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At this point, I cannot possibly tell you why it has been so long since I posted a poem. Excuses abound, of course, but at this point they ring hollow, even to me. Who decided when your muse comes and goes? No one, I suppose, but for so long she was always “just…almost…right there…” Close, but not close enough. Anyway…

Thank you for reading Grown up. I humbly appreciate your visiting the Book of Pain, and as always, I look forward to your comments.

The photograph was taken of some poor hapless soul on a slope in New Hampshire just as he was wiping out, “having a garage sale” as the joke goes. (You wipe out so bad that all your equipment goes hither and yon and you can’t be bothered to go fetch it. Let anyone who makes an offer have it.) To see my photography blog, please visit the Book of Bokeh.

john

Photograph, poem and notes © John Etheridge; all rights reserved. The poem and accompanying notes are licensed under the Creative Commons Attribution-Noncommercial-No Derivative Works 3.0 Unported License. This applies to all original written work found on this site, unless noted otherwise. The attribution claimed under the license is: © John Etheridge,  https://bookofpain.wordpress.com. The photograph is not licensed for use in any way without the expressed consent of its creator.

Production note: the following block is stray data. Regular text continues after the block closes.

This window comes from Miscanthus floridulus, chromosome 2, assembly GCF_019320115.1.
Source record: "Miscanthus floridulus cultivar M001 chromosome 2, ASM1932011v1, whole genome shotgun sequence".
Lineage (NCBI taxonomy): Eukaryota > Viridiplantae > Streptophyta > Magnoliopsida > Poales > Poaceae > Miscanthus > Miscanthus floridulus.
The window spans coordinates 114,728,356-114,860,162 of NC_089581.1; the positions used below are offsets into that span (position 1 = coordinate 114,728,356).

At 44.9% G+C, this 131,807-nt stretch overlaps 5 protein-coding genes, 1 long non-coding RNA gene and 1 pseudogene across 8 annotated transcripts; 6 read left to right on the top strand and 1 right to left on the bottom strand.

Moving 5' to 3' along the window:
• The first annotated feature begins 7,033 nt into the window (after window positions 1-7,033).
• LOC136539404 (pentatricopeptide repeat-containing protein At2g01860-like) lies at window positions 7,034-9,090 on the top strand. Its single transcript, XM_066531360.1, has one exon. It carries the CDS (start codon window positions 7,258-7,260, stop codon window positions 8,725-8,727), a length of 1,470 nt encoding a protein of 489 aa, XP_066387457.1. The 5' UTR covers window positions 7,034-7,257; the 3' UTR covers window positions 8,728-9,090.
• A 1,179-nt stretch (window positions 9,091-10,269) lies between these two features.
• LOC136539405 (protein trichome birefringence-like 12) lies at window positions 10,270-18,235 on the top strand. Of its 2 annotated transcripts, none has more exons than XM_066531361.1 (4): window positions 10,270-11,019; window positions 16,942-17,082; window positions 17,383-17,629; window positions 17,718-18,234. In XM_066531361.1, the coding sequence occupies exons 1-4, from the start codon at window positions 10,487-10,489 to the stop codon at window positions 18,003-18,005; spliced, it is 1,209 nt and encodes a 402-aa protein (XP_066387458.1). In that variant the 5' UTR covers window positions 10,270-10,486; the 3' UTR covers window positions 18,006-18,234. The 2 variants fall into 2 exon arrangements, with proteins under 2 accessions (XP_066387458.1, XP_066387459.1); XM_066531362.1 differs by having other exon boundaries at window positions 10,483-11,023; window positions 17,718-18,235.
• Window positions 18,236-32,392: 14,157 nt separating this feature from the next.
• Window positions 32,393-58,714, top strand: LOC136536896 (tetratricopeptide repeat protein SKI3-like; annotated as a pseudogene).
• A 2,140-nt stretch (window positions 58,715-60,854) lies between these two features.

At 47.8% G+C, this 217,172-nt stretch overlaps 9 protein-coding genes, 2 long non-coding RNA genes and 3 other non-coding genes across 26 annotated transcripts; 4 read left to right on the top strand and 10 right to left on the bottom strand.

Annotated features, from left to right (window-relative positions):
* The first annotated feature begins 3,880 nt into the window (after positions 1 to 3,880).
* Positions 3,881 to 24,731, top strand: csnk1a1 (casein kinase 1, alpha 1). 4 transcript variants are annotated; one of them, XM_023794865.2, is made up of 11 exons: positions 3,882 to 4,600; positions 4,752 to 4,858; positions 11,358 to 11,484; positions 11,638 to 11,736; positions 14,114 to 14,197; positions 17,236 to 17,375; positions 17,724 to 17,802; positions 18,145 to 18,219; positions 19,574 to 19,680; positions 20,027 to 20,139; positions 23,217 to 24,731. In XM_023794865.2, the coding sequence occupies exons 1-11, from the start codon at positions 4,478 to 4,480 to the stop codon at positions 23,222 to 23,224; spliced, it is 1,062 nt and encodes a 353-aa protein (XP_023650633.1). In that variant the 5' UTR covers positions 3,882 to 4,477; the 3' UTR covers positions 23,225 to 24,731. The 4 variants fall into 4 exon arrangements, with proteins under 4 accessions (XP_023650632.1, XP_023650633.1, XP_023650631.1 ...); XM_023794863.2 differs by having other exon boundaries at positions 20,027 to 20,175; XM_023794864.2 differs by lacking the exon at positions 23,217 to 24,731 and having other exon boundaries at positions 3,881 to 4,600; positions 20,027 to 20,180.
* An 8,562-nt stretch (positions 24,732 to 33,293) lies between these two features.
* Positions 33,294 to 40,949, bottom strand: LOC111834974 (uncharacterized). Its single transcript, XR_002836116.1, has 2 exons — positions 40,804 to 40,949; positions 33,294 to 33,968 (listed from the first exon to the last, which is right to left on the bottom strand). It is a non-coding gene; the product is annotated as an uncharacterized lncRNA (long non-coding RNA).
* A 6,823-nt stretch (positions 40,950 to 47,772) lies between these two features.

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I do

LynPraying

God, but what an honor it is
to love and to be loved by you!
By this I do not mean
the self of youth,
the callow of desire
or the inertia of long nights.
For me, for you, for evermore
it is the bright of your soul,
the kiss of your smile,
the glow of your too often
set upon patience.

I do not love you with every
fiber of my being, and with
every twinge of my every second.
I love you more than that,
I do.

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For Lyn, of course.

The Bahá’í Faith recently completed its yearly fasting period. This poem came to me when I suddenly awoke at 3:00 AM on the last night of the fast. I remember being shocked with the clarity and completeness of it: having a poem arrive like that is something that rarely happens to me. Although tired, I was able to force myself to stay awake long enough to memorize it, so that it would still be with me the next morning. Thankfully it was!

Thank you for reading I do. I humbly appreciate your visiting the Book of Pain, and as always, I look forward to your comments.